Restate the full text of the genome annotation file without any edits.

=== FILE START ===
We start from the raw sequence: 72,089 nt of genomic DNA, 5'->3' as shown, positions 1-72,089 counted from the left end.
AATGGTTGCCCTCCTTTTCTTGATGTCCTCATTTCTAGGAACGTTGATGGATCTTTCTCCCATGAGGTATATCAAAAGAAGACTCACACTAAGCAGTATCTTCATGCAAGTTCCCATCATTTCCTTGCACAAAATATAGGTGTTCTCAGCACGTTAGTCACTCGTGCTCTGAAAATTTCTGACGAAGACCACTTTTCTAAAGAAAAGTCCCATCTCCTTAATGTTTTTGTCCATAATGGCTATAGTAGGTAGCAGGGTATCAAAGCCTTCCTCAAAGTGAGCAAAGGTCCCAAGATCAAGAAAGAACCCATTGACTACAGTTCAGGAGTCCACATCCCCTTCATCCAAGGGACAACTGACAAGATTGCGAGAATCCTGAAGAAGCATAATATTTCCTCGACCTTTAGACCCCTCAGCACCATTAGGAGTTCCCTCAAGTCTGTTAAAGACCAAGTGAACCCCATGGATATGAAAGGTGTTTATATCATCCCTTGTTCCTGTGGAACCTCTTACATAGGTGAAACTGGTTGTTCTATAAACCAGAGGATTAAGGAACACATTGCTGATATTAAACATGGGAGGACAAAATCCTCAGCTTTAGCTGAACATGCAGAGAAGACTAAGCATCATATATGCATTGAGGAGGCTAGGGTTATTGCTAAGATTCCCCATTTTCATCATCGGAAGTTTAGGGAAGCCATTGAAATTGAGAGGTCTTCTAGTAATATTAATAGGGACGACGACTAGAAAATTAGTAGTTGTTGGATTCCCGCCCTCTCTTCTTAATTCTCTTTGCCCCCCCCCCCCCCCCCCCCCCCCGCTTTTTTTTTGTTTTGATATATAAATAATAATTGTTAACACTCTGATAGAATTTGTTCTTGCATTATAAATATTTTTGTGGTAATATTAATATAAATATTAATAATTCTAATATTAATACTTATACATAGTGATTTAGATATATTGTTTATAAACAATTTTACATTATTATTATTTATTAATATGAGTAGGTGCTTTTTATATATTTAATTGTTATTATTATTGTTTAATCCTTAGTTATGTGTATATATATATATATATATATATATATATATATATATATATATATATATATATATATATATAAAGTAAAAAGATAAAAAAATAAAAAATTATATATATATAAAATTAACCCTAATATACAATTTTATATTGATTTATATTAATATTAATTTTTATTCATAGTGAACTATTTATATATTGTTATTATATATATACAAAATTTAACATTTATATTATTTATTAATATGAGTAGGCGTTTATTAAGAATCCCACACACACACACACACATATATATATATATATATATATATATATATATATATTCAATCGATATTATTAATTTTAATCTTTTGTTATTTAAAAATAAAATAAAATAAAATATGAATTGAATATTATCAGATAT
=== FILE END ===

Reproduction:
We start from the raw sequence: 72,089 nt of genomic DNA, 5'->3' as shown, positions 1-72,089 counted from the left end.
AATGGTTGCCCTCCTTTTCTTGATGTCCTCATTTCTAGGAACGTTGATGGATCTTTCTCCCATGAGGTATATCAAAAGAAGACTCACACTAAGCAGTATCTTCATGCAAGTTCCCATCATTTCCTTGCACAAAATATAGGTGTTCTCAGCACGTTAGTCACTCGTGCTCTGAAAATTTCTGACGAAGACCACTTTTCTAAAGAAAAGTCCCATCTCCTTAATGTTTTTGTCCATAATGGCTATAGTAGGTAGCAGGGTATCAAAGCCTTCCTCAAAGTGAGCAAAGGTCCCAAGATCAAGAAAGAACCCATTGACTACAGTTCAGGAGTCCACATCCCCTTCATCCAAGGGACAACTGACAAGATTGCGAGAATCCTGAAGAAGCATAATATTTCCTCGACCTTTAGACCCCTCAGCACCATTAGGAGTTCCCTCAAGTCTGTTAAAGACCAAGTGAACCCCATGGATATGAAAGGTGTTTATATCATCCCTTGTTCCTGTGGAACCTCTTACATAGGTGAAACTGGTTGTTCTATAAACCAGAGGATTAAGGAACACATTGCTGATATTAAACATGGGAGGACAAAATCCTCAGCTTTAGCTGAACATGCAGAGAAGACTAAGCATCATATATGCATTGAGGAGGCTAGGGTTATTGCTAAGATTCCCCATTTTCATCATCGGAAGTTTAGGGAAGCCATTGAAATTGAGAGGTCTTCTAGTAATATTAATAGGGACGACGACTAGAAAATTAGTAGTTGTTGGATTCCCGCCCTCTCTTCTTAATTCTCTTTGCCCCCCCCCCCCCCCCCCCCCCCCGCTTTTTTTTTGTTTTGATATATAAATAATAATTGTTAACACTCTGATAGAATTTGTTCTTGCATTATAAATATTTTTGTGGTAATATTAATATAAATATTAATAATTCTAATATTAATACTTATACATAGTGATTTAGATATATTGTTTATAAACAATTTTACATTATTATTATTTATTAATATGAGTAGGTGCTTTTTATATATTTAATTGTTATTATTATTGTTTAATCCTTAGTTATGTGTATATATATATATATATATATATATATATATATATATATATATATATATATATATATATATAAAGTAAAAAGATAAAAAAATAAAAAATTATATATATATAAAATTAACCCTAATATACAATTTTATATTGATTTATATTAATATTAATTTTTATTCATAGTGAACTATTTATATATTGTTATTATATATATACAAAATTTAACATTTATATTATTTATTAATATGAGTAGGCGTTTATTAAGAATCCCACACACACACACACACATATATATATATATATATATATATATATATATATATTCAATCGATATTATTAATTTTAATCTTTTGTTATTTAAAAATAAAATAAAATAAAATATGAATTGAATATTATCAGATAT